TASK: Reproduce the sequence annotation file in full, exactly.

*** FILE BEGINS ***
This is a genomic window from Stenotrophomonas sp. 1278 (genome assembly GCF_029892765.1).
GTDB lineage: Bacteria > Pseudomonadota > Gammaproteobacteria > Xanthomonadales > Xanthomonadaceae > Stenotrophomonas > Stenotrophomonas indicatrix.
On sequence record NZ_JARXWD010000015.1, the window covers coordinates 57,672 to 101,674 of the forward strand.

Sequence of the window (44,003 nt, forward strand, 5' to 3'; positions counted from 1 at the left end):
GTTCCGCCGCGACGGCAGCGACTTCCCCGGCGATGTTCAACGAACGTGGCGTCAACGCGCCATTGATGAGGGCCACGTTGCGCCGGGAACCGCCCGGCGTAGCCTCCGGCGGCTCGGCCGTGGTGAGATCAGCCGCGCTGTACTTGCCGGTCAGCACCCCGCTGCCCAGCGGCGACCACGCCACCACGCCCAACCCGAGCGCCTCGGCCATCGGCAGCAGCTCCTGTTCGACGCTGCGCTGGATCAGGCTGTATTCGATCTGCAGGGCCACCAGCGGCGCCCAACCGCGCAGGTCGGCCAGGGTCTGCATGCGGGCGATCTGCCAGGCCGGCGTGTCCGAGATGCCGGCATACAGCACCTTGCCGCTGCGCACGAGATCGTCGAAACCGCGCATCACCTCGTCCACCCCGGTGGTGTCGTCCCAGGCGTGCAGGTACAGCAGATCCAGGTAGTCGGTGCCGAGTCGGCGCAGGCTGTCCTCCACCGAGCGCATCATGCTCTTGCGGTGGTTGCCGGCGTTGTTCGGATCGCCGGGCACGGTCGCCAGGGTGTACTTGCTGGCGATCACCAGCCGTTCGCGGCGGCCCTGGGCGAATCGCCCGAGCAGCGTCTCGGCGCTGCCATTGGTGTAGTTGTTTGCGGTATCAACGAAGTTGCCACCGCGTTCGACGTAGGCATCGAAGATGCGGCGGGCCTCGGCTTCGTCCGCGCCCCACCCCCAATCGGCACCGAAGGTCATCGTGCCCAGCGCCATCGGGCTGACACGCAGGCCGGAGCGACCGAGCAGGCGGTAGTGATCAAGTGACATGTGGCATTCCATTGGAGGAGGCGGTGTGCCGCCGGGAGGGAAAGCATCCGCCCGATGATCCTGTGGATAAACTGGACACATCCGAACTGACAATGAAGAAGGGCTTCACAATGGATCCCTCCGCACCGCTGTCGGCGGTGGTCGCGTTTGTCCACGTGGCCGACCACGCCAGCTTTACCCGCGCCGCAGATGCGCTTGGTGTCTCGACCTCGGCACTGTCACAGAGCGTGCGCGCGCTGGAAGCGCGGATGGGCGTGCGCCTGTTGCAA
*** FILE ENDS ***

This is a genomic window from Stenotrophomonas sp. 1278 (genome assembly GCF_029892765.1).
GTDB lineage: Bacteria > Pseudomonadota > Gammaproteobacteria > Xanthomonadales > Xanthomonadaceae > Stenotrophomonas > Stenotrophomonas indicatrix.
On sequence record NZ_JARXWD010000015.1, the window covers coordinates 57,672 to 101,674 of the forward strand.

Sequence of the window (44,003 nt, forward strand, 5' to 3'; positions counted from 1 at the left end):
GTTCCGCCGCGACGGCAGCGACTTCCCCGGCGATGTTCAACGAACGTGGCGTCAACGCGCCATTGATGAGGGCCACGTTGCGCCGGGAACCGCCCGGCGTAGCCTCCGGCGGCTCGGCCGTGGTGAGATCAGCCGCGCTGTACTTGCCGGTCAGCACCCCGCTGCCCAGCGGCGACCACGCCACCACGCCCAACCCGAGCGCCTCGGCCATCGGCAGCAGCTCCTGTTCGACGCTGCGCTGGATCAGGCTGTATTCGATCTGCAGGGCCACCAGCGGCGCCCAACCGCGCAGGTCGGCCAGGGTCTGCATGCGGGCGATCTGCCAGGCCGGCGTGTCCGAGATGCCGGCATACAGCACCTTGCCGCTGCGCACGAGATCGTCGAAACCGCGCATCACCTCGTCCACCCCGGTGGTGTCGTCCCAGGCGTGCAGGTACAGCAGATCCAGGTAGTCGGTGCCGAGTCGGCGCAGGCTGTCCTCCACCGAGCGCATCATGCTCTTGCGGTGGTTGCCGGCGTTGTTCGGATCGCCGGGCACGGTCGCCAGGGTGTACTTGCTGGCGATCACCAGCCGTTCGCGGCGGCCCTGGGCGAATCGCCCGAGCAGCGTCTCGGCGCTGCCATTGGTGTAGTTGTTTGCGGTATCAACGAAGTTGCCACCGCGTTCGACGTAGGCATCGAAGATGCGGCGGGCCTCGGCTTCGTCCGCGCCCCACCCCCAATCGGCACCGAAGGTCATCGTGCCCAGCGCCATCGGGCTGACACGCAGGCCGGAGCGACCGAGCAGGCGGTAGTGATCAAGTGACATGTGGCATTCCATTGGAGGAGGCGGTGTGCCGCCGGGAGGGAAAGCATCCGCCCGATGATCCTGTGGATAAACTGGACACATCCGAACTGACAATGAAGAAGGGCTTCACAATGGATCCCTCCGCACCGCTGTCGGCGGTGGTCGCGTTTGTCCACGTGGCCGACCACGCCAGCTTTACCCGCGCCGCAGATGCGCTTGGTGTCTCGACCTCGGCACTGTCACAGAGCGTGCGCGCGCTGGAAGCGCGGATGGGCGTGCGCCTGTTGCAA